I read this book for the Vintage Mystery Bingo Reading Challenge 2015. The challenge is to read 6 or more Vintage Mysteries. All novels must have been originally written between 1960 and 1989 inclusive and be from the mystery category.
I read this for the category “Book with a Detective Team.”
Traps Need Fresh Bait – Erle Stanley Gardner writing as A. A. Fair, 1967
Gardner wrote the Perry Mason courtroom mysteries under his own name. Under the pen-name A. A. Fair, he wrote the novels starring the PI team of Bertha Cool and Donald Lam. Gardner employed the third-person in the Mason novels, but sometimes used the first-person, using Lam’s point of view, in the PI stories. However, Lam sits on important findings, keeping information from his partner Bertha, his starry-eyed secretary Elsie Brand, his clients, the cops, and us readers. While his female clients say he’s a born gentleman and Bertha says he’s a brainy little bastard, we readers can't help but feel - cordially, of course - he is too sneaky and reticent by half.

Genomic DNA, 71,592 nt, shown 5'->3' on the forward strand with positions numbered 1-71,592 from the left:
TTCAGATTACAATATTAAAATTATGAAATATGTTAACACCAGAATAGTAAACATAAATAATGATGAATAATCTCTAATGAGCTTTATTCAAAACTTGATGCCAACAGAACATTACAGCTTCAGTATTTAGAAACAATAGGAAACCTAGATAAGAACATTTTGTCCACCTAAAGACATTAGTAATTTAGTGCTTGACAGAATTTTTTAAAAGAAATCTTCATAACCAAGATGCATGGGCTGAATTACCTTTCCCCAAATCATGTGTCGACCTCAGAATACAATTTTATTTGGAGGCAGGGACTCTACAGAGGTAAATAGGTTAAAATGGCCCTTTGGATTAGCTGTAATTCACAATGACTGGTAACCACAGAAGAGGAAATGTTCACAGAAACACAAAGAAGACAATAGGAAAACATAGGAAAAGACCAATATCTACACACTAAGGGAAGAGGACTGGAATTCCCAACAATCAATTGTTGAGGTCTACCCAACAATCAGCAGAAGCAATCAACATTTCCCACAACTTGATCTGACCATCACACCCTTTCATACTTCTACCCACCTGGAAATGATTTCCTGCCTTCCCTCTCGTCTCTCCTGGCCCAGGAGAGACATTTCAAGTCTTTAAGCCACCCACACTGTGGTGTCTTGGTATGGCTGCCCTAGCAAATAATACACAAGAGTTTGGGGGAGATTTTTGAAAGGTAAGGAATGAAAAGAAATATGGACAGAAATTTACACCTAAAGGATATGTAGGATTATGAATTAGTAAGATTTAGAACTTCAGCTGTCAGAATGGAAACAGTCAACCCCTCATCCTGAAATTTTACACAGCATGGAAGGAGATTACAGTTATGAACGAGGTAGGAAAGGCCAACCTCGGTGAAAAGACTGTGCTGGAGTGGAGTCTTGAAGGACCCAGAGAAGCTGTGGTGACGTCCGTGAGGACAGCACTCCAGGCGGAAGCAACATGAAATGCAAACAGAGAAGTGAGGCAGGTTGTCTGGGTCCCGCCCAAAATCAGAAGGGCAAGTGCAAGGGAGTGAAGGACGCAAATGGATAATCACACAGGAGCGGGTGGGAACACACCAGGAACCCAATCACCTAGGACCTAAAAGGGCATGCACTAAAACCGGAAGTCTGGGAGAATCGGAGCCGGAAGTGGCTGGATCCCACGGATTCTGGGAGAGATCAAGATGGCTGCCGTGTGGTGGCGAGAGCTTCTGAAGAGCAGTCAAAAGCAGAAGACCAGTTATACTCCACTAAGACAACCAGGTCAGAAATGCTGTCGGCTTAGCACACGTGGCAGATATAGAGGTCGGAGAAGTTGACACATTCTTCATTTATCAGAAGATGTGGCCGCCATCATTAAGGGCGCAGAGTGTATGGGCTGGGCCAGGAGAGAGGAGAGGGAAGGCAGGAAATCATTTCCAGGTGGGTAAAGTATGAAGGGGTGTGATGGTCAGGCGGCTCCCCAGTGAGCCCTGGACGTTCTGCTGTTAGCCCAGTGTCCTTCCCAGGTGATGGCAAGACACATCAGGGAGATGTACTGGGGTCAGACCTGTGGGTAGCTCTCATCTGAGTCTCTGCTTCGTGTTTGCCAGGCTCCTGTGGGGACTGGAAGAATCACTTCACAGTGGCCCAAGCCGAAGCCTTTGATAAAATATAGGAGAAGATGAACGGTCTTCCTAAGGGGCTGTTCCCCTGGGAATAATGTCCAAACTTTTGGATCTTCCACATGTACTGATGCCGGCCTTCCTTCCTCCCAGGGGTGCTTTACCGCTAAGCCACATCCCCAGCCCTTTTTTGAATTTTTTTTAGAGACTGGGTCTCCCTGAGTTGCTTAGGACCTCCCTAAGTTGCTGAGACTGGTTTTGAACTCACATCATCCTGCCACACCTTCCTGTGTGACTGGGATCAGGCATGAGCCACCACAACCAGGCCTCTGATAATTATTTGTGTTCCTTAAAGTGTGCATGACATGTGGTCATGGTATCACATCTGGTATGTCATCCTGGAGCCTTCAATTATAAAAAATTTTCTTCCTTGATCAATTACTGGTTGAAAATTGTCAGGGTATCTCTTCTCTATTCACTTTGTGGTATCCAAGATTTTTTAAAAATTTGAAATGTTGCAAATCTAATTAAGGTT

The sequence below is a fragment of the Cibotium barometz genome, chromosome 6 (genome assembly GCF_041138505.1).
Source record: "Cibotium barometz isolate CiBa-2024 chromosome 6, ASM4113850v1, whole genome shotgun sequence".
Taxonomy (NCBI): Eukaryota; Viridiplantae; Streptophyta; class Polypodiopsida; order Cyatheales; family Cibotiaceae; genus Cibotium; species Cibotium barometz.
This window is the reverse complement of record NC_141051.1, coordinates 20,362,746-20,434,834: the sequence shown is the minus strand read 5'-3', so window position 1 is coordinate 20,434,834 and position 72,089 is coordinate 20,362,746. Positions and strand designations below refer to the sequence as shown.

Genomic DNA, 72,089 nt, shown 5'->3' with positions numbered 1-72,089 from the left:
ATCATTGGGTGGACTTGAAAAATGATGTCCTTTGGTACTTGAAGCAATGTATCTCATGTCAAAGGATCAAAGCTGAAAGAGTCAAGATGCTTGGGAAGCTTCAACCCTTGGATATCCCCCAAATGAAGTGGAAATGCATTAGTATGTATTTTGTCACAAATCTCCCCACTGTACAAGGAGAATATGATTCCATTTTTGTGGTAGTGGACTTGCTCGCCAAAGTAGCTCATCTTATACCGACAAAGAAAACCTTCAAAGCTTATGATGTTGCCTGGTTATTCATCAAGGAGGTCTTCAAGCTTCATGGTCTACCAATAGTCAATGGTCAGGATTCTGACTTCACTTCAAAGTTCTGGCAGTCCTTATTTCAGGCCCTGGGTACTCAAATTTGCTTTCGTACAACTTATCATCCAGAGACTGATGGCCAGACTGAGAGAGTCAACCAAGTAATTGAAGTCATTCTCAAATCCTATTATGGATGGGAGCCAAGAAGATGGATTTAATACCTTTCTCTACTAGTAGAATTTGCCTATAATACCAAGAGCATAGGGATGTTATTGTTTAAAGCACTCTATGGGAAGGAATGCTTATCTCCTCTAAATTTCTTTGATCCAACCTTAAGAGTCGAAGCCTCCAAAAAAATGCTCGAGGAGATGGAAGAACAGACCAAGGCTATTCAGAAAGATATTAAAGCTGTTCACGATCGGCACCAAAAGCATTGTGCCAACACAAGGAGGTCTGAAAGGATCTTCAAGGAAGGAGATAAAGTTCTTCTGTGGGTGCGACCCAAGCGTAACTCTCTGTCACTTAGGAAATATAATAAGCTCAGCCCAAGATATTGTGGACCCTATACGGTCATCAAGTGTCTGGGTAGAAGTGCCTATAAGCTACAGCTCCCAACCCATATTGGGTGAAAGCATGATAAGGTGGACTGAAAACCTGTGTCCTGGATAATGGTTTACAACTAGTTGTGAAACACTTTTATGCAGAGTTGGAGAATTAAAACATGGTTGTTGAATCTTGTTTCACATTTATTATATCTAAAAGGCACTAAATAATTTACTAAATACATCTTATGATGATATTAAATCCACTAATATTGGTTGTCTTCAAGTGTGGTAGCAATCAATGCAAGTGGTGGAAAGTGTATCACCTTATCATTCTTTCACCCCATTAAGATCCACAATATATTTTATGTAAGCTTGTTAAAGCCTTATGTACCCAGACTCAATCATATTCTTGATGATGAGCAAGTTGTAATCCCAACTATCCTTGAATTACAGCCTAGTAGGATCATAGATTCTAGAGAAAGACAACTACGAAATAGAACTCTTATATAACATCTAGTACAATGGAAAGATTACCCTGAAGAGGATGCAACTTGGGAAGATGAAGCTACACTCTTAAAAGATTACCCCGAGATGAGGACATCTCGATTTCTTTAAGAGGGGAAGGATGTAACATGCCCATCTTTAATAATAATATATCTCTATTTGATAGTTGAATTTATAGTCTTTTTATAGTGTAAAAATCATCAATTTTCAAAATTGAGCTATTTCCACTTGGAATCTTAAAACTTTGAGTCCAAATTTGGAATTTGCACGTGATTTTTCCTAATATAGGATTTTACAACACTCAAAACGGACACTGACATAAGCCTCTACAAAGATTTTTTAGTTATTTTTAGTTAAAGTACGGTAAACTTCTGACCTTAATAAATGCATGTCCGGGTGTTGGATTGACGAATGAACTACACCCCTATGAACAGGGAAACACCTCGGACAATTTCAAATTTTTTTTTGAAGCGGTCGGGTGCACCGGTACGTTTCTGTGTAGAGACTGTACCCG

The story starts with a supposed insurance investigator hiring them to identify who placed an ad that comes close to suborning perjury. That is, the ad solicited witnesses to an auto accident but only if they saw the accident in a way that would support their side of the story. In fact, the placer of the ad was looking to identify somebody down on their luck enough to consider committing perjury for a $300 reward. Lam finds in this affair a deep conspiracy.
This was the 28th of the 29 novels. On one hand, it is nearly free of violence (not counting an off-stage murder), but on the other not much action occurs beyond Lam shaking a tail and Bertha subduing a recalcitrant witness. The repartee between wary Bertha and freewheeling Lam is always a treat as in Elsie Brand’s devotion to Lam. Lam. We readers know, too, that though Bertha often threatens to feed Lam to the cops, she’ll stick by him through fire if need be. Gardner liked inventions and gadgets so Lam uses a phone dialing decoder to catch the numbers of a rotary phone being dialed and a bad guy uses an early version of the copy machine toward his nefarious ends.
Overall an uncomplicated read best reserved for times when a reader doesn’t feel up to something more cognitively or emotionally challenging.